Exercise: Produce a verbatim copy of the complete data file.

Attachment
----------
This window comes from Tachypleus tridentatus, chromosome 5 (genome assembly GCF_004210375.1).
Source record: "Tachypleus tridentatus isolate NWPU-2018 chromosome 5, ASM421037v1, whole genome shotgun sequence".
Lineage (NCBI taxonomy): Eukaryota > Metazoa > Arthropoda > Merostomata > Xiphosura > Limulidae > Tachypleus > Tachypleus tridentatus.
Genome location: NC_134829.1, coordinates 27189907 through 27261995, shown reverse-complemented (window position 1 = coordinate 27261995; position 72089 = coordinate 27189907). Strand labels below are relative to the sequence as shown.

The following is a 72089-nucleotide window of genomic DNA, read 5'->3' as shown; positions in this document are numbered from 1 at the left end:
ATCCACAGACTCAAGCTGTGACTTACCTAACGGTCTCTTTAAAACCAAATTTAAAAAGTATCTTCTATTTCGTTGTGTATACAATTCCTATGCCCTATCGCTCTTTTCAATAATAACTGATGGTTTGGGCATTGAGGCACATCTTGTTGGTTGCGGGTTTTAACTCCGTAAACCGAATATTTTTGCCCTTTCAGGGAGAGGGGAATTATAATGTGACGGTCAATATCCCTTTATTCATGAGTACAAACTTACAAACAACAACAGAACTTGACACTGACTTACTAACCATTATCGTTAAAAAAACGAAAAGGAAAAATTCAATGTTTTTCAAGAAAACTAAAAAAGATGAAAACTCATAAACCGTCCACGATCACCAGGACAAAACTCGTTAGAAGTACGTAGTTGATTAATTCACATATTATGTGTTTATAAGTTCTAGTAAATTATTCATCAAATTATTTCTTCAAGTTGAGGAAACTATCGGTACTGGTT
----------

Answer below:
This window comes from Tachypleus tridentatus, chromosome 5 (genome assembly GCF_004210375.1).
Source record: "Tachypleus tridentatus isolate NWPU-2018 chromosome 5, ASM421037v1, whole genome shotgun sequence".
Lineage (NCBI taxonomy): Eukaryota > Metazoa > Arthropoda > Merostomata > Xiphosura > Limulidae > Tachypleus > Tachypleus tridentatus.
Genome location: NC_134829.1, coordinates 27189907 through 27261995, shown reverse-complemented (window position 1 = coordinate 27261995; position 72089 = coordinate 27189907). Strand labels below are relative to the sequence as shown.

The following is a 72089-nucleotide window of genomic DNA, read 5'->3' as shown; positions in this document are numbered from 1 at the left end:
ATCCACAGACTCAAGCTGTGACTTACCTAACGGTCTCTTTAAAACCAAATTTAAAAAGTATCTTCTATTTCGTTGTGTATACAATTCCTATGCCCTATCGCTCTTTTCAATAATAACTGATGGTTTGGGCATTGAGGCACATCTTGTTGGTTGCGGGTTTTAACTCCGTAAACCGAATATTTTTGCCCTTTCAGGGAGAGGGGAATTATAATGTGACGGTCAATATCCCTTTATTCATGAGTACAAACTTACAAACAACAACAGAACTTGACACTGACTTACTAACCATTATCGTTAAAAAAACGAAAAGGAAAAATTCAATGTTTTTCAAGAAAACTAAAAAAGATGAAAACTCATAAACCGTCCACGATCACCAGGACAAAACTCGTTAGAAGTACGTAGTTGATTAATTCACATATTATGTGTTTATAAGTTCTAGTAAATTATTCATCAAATTATTTCTTCAAGTTGAGGAAACTATCGGTACTGGTT